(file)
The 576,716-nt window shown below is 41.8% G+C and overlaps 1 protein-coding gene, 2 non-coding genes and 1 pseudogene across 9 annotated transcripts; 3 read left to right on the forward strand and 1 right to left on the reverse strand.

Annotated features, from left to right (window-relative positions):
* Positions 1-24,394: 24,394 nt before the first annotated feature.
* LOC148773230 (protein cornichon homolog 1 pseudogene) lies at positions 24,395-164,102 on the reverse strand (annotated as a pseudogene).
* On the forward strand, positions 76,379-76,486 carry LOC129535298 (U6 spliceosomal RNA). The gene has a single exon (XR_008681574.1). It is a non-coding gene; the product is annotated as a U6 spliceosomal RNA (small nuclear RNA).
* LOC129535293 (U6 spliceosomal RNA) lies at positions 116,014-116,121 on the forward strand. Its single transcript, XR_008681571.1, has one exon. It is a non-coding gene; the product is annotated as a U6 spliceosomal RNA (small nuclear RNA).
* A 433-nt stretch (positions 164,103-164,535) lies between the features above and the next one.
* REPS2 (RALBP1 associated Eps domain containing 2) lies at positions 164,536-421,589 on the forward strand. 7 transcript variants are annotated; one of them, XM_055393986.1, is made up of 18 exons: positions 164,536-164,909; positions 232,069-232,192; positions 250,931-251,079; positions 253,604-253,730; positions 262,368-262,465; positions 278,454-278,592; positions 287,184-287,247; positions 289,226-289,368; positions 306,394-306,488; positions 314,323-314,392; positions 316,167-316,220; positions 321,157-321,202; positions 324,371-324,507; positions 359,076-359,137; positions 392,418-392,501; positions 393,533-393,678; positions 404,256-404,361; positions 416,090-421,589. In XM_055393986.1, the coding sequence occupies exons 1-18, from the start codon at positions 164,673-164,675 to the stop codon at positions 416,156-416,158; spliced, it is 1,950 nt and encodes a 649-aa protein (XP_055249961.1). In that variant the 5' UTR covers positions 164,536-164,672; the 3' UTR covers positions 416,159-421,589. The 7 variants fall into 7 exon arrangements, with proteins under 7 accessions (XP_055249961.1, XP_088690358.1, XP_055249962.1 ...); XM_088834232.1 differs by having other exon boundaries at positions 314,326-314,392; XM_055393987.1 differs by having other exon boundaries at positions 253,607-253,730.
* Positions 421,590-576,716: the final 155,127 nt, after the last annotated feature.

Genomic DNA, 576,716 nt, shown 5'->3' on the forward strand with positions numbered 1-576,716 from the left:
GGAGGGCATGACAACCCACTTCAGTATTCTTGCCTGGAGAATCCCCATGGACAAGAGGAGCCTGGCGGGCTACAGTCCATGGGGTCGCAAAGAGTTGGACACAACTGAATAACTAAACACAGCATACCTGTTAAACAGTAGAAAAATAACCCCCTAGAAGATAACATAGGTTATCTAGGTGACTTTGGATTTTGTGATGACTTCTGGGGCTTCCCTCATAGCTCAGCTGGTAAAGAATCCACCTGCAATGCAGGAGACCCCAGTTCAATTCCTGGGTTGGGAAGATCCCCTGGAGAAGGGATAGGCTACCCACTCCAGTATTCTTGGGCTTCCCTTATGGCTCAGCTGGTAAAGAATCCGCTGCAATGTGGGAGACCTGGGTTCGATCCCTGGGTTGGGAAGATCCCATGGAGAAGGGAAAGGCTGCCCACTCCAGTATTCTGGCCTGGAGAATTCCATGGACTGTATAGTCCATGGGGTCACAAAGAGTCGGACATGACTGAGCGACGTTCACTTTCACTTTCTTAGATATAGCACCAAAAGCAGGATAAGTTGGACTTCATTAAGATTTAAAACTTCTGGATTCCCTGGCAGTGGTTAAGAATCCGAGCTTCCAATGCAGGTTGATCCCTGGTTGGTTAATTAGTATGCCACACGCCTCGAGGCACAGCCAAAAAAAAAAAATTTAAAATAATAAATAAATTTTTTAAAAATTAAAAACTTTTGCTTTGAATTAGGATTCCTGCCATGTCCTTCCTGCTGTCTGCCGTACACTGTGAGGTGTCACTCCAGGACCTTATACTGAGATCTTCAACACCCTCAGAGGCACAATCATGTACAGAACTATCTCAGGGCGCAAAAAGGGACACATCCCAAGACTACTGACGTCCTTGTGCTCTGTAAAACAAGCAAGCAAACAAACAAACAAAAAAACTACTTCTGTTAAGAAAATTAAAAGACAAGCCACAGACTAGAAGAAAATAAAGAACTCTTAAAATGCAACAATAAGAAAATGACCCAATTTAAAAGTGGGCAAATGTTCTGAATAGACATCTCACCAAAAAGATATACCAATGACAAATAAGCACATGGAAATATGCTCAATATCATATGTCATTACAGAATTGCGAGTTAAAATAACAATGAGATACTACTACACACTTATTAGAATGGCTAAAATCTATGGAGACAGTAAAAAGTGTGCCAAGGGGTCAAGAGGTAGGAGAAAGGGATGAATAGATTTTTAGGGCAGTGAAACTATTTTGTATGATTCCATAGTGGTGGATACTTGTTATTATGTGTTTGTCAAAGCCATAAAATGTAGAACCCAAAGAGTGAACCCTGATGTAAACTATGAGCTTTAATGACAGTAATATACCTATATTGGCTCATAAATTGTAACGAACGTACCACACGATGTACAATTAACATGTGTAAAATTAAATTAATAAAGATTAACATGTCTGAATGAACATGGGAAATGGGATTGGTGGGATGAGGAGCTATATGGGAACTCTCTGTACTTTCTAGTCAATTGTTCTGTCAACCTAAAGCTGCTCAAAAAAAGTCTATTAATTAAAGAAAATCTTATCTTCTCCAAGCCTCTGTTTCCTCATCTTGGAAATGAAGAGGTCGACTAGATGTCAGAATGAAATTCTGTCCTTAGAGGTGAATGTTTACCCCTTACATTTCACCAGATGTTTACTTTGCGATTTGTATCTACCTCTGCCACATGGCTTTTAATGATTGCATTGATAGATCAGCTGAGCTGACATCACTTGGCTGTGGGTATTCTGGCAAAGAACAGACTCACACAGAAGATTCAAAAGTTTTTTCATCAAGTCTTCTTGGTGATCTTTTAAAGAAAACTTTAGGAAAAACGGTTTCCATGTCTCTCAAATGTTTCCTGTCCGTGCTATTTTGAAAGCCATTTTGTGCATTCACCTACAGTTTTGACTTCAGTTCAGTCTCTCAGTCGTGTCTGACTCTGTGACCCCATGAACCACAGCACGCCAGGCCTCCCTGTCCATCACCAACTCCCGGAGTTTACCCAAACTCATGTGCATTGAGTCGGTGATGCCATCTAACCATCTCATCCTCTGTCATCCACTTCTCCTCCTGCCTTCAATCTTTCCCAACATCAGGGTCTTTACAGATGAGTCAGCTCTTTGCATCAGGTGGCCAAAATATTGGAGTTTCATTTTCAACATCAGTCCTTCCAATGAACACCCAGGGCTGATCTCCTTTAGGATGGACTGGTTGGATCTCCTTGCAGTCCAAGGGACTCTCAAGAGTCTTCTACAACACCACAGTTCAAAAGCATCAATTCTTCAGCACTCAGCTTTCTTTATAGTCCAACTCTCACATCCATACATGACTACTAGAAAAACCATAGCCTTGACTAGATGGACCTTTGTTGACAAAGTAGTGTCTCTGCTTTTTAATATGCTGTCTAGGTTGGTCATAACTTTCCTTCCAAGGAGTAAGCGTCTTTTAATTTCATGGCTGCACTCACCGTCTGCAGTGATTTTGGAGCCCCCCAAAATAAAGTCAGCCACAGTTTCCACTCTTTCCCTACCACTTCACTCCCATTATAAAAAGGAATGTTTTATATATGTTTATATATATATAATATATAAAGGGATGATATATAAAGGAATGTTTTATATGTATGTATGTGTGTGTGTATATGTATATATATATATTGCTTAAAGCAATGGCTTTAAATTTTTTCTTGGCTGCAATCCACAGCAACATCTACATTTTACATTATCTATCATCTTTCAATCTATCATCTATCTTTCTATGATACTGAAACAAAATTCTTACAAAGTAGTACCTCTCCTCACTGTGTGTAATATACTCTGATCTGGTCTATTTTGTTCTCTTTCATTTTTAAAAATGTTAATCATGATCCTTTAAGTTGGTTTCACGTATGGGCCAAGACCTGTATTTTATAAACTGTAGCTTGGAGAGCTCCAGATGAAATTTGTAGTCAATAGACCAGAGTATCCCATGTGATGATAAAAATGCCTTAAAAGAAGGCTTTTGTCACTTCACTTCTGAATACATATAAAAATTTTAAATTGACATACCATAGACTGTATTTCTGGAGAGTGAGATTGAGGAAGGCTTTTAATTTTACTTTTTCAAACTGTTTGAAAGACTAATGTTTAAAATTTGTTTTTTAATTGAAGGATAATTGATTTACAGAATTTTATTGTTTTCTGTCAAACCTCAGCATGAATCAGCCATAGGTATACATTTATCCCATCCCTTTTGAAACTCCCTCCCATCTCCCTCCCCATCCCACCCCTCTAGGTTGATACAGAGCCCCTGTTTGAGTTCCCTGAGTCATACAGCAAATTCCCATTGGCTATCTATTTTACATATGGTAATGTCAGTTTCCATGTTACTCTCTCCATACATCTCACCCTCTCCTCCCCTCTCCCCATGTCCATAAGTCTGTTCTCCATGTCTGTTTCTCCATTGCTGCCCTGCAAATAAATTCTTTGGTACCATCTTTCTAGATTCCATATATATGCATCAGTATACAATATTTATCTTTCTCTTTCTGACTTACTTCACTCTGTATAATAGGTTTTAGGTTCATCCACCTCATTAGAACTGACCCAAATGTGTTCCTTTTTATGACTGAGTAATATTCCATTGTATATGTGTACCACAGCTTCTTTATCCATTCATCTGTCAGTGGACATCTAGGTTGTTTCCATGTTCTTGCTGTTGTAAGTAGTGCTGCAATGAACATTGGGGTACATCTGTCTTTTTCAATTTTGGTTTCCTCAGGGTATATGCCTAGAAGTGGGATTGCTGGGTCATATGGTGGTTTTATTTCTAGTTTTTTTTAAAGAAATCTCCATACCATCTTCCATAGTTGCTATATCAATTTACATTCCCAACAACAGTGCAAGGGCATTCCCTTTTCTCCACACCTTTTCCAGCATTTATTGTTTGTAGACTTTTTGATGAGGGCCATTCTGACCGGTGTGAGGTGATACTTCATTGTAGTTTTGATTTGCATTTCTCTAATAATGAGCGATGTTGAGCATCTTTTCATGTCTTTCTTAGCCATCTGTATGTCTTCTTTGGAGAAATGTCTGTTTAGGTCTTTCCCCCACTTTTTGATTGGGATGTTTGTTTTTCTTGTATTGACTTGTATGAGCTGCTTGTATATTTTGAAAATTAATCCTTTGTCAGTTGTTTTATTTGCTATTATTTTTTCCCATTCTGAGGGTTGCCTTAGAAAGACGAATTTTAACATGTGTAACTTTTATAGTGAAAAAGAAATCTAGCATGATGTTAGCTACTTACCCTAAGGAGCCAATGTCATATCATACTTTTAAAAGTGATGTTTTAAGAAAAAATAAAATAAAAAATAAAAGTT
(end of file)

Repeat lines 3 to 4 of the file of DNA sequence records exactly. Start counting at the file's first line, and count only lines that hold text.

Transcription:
* Positions 1-24,394: 24,394 nt before the first annotated feature.
* LOC148773230 (protein cornichon homolog 1 pseudogene) lies at positions 24,395-164,102 on the reverse strand (annotated as a pseudogene).